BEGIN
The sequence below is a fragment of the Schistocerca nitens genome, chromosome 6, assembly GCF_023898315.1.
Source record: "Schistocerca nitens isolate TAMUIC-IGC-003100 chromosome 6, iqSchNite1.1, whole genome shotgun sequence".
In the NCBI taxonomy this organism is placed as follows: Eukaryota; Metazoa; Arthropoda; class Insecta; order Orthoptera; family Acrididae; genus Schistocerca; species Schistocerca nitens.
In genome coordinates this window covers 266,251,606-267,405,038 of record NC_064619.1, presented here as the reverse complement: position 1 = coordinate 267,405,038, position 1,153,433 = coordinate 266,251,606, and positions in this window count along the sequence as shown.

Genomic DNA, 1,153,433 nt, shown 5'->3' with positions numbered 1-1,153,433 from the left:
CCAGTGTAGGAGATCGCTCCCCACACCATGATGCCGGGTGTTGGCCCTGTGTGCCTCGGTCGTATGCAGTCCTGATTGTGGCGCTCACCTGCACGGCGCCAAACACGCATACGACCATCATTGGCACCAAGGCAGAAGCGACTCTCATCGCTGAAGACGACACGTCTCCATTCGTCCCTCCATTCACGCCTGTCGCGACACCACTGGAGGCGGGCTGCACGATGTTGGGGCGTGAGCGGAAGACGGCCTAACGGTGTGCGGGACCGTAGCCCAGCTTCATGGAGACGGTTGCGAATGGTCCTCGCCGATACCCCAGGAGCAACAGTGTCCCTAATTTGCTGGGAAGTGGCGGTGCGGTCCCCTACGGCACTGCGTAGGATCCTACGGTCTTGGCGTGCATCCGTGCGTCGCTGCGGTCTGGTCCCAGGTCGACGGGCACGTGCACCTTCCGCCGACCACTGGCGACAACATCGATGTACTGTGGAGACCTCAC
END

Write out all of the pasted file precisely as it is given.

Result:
The sequence below is a fragment of the Schistocerca nitens genome, chromosome 6, assembly GCF_023898315.1.
Source record: "Schistocerca nitens isolate TAMUIC-IGC-003100 chromosome 6, iqSchNite1.1, whole genome shotgun sequence".
In the NCBI taxonomy this organism is placed as follows: Eukaryota; Metazoa; Arthropoda; class Insecta; order Orthoptera; family Acrididae; genus Schistocerca; species Schistocerca nitens.
In genome coordinates this window covers 266,251,606-267,405,038 of record NC_064619.1, presented here as the reverse complement: position 1 = coordinate 267,405,038, position 1,153,433 = coordinate 266,251,606, and positions in this window count along the sequence as shown.

Genomic DNA, 1,153,433 nt, shown 5'->3' with positions numbered 1-1,153,433 from the left:
CCAGTGTAGGAGATCGCTCCCCACACCATGATGCCGGGTGTTGGCCCTGTGTGCCTCGGTCGTATGCAGTCCTGATTGTGGCGCTCACCTGCACGGCGCCAAACACGCATACGACCATCATTGGCACCAAGGCAGAAGCGACTCTCATCGCTGAAGACGACACGTCTCCATTCGTCCCTCCATTCACGCCTGTCGCGACACCACTGGAGGCGGGCTGCACGATGTTGGGGCGTGAGCGGAAGACGGCCTAACGGTGTGCGGGACCGTAGCCCAGCTTCATGGAGACGGTTGCGAATGGTCCTCGCCGATACCCCAGGAGCAACAGTGTCCCTAATTTGCTGGGAAGTGGCGGTGCGGTCCCCTACGGCACTGCGTAGGATCCTACGGTCTTGGCGTGCATCCGTGCGTCGCTGCGGTCTGGTCCCAGGTCGACGGGCACGTGCACCTTCCGCCGACCACTGGCGACAACATCGATGTACTGTGGAGACCTCAC